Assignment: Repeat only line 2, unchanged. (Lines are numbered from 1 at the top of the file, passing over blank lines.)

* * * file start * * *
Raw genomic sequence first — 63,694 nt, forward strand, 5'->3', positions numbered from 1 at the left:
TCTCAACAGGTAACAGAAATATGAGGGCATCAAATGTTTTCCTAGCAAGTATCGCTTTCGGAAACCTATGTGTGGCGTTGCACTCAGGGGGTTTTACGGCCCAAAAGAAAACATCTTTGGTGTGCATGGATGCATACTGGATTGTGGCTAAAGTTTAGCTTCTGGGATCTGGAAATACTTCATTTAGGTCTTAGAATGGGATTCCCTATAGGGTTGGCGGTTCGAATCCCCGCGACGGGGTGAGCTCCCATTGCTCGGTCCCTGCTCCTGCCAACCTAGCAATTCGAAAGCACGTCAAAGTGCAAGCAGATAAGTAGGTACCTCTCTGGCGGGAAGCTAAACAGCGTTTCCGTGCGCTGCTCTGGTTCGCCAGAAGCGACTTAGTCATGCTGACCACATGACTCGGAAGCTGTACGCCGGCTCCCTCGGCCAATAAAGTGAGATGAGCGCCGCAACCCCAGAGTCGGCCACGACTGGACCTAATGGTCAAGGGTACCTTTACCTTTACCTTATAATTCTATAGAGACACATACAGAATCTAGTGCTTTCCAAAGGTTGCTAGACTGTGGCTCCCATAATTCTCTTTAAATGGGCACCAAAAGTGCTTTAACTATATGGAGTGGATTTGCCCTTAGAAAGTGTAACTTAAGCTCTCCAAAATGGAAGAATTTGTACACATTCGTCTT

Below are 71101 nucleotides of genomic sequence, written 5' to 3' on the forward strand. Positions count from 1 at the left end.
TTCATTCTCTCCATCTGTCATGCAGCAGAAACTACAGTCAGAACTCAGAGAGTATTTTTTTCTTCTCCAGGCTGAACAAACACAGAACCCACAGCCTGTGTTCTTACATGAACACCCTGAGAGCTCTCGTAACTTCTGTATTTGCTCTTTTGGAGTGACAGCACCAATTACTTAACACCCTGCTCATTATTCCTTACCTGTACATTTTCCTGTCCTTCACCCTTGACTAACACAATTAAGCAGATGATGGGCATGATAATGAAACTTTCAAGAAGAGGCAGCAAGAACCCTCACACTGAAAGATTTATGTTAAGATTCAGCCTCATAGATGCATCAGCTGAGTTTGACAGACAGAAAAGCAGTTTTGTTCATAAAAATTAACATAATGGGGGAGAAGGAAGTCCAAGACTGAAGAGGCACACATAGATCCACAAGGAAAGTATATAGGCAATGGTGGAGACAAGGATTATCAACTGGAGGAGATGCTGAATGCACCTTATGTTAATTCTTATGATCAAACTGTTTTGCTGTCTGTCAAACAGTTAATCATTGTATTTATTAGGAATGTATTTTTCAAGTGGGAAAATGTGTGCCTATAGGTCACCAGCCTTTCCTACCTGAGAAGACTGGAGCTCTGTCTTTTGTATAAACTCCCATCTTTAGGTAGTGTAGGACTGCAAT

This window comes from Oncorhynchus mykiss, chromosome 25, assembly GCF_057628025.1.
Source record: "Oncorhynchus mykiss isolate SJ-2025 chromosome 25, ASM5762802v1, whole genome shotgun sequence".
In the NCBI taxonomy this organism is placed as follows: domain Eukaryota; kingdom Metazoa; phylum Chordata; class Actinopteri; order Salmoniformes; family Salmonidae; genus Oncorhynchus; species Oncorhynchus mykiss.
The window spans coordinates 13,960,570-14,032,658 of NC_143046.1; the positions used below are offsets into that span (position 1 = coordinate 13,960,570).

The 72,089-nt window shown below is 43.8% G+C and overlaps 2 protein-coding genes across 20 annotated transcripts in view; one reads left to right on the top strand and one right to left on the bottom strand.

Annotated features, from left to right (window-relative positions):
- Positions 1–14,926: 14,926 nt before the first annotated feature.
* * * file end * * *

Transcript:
TCTCAACAGGTAACAGAAATATGAGGGCATCAAATGTTTTCCTAGCAAGTATCGCTTTCGGAAACCTATGTGTGGCGTTGCACTCAGGGGGTTTTACGGCCCAAAAGAAAACATCTTTGGTGTGCATGGATGCATACTGGATTGTGGCTAAAGTTTAGCTTCTGGGATCTGGAAATACTTCATTTAGGTCTTAGAATGGGATTCCCTATAGGGTTGGCGGTTCGAATCCCCGCGACGGGGTGAGCTCCCATTGCTCGGTCCCTGCTCCTGCCAACCTAGCAATTCGAAAGCACGTCAAAGTGCAAGCAGATAAGTAGGTACCTCTCTGGCGGGAAGCTAAACAGCGTTTCCGTGCGCTGCTCTGGTTCGCCAGAAGCGACTTAGTCATGCTGACCACATGACTCGGAAGCTGTACGCCGGCTCCCTCGGCCAATAAAGTGAGATGAGCGCCGCAACCCCAGAGTCGGCCACGACTGGACCTAATGGTCAAGGGTACCTTTACCTTTACCTTATAATTCTATAGAGACACATACAGAATCTAGTGCTTTCCAAAGGTTGCTAGACTGTGGCTCCCATAATTCTCTTTAAATGGGCACCAAAAGTGCTTTAACTATATGGAGTGGATTTGCCCTTAGAAAGTGTAACTTAAGCTCTCCAAAATGGAAGAATTTGTACACATTCGTCTT